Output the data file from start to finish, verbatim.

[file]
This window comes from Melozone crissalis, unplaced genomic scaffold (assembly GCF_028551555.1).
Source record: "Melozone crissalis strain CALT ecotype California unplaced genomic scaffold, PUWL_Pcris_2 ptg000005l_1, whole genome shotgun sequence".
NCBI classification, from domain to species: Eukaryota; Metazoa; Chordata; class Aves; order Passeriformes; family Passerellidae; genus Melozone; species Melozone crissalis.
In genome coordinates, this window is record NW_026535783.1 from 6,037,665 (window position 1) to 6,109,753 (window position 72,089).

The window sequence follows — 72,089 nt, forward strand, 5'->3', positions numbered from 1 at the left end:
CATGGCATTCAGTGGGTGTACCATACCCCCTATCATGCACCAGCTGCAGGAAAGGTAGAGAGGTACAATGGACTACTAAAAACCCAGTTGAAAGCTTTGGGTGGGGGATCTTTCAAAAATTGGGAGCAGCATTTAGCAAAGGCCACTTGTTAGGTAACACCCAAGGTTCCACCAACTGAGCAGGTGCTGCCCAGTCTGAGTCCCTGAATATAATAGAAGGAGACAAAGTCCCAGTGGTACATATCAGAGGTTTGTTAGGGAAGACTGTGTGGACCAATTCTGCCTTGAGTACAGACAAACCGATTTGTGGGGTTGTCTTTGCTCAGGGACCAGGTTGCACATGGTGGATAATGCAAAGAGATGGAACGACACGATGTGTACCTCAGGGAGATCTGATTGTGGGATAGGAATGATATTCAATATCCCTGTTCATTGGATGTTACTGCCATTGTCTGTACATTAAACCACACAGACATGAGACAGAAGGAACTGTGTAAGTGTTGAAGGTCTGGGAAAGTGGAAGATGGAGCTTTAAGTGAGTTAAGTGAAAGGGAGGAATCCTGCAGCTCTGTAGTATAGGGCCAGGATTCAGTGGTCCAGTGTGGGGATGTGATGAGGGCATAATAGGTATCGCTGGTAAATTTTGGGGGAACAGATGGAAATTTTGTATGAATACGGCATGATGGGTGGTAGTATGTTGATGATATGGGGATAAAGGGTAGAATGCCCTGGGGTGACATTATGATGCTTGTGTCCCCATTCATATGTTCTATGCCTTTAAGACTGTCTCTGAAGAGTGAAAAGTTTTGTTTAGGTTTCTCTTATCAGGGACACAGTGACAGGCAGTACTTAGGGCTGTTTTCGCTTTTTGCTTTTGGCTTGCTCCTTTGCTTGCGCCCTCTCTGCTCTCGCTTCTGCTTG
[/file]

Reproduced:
This window comes from Melozone crissalis, unplaced genomic scaffold (assembly GCF_028551555.1).
Source record: "Melozone crissalis strain CALT ecotype California unplaced genomic scaffold, PUWL_Pcris_2 ptg000005l_1, whole genome shotgun sequence".
NCBI classification, from domain to species: Eukaryota; Metazoa; Chordata; class Aves; order Passeriformes; family Passerellidae; genus Melozone; species Melozone crissalis.
In genome coordinates, this window is record NW_026535783.1 from 6,037,665 (window position 1) to 6,109,753 (window position 72,089).

The window sequence follows — 72,089 nt, forward strand, 5'->3', positions numbered from 1 at the left end:
CATGGCATTCAGTGGGTGTACCATACCCCCTATCATGCACCAGCTGCAGGAAAGGTAGAGAGGTACAATGGACTACTAAAAACCCAGTTGAAAGCTTTGGGTGGGGGATCTTTCAAAAATTGGGAGCAGCATTTAGCAAAGGCCACTTGTTAGGTAACACCCAAGGTTCCACCAACTGAGCAGGTGCTGCCCAGTCTGAGTCCCTGAATATAATAGAAGGAGACAAAGTCCCAGTGGTACATATCAGAGGTTTGTTAGGGAAGACTGTGTGGACCAATTCTGCCTTGAGTACAGACAAACCGATTTGTGGGGTTGTCTTTGCTCAGGGACCAGGTTGCACATGGTGGATAATGCAAAGAGATGGAACGACACGATGTGTACCTCAGGGAGATCTGATTGTGGGATAGGAATGATATTCAATATCCCTGTTCATTGGATGTTACTGCCATTGTCTGTACATTAAACCACACAGACATGAGACAGAAGGAACTGTGTAAGTGTTGAAGGTCTGGGAAAGTGGAAGATGGAGCTTTAAGTGAGTTAAGTGAAAGGGAGGAATCCTGCAGCTCTGTAGTATAGGGCCAGGATTCAGTGGTCCAGTGTGGGGATGTGATGAGGGCATAATAGGTATCGCTGGTAAATTTTGGGGGAACAGATGGAAATTTTGTATGAATACGGCATGATGGGTGGTAGTATGTTGATGATATGGGGATAAAGGGTAGAATGCCCTGGGGTGACATTATGATGCTTGTGTCCCCATTCATATGTTCTATGCCTTTAAGACTGTCTCTGAAGAGTGAAAAGTTTTGTTTAGGTTTCTCTTATCAGGGACACAGTGACAGGCAGTACTTAGGGCTGTTTTCGCTTTTTGCTTTTGGCTTGCTCCTTTGCTTGCGCCCTCTCTGCTCTCGCTTCTGCTTG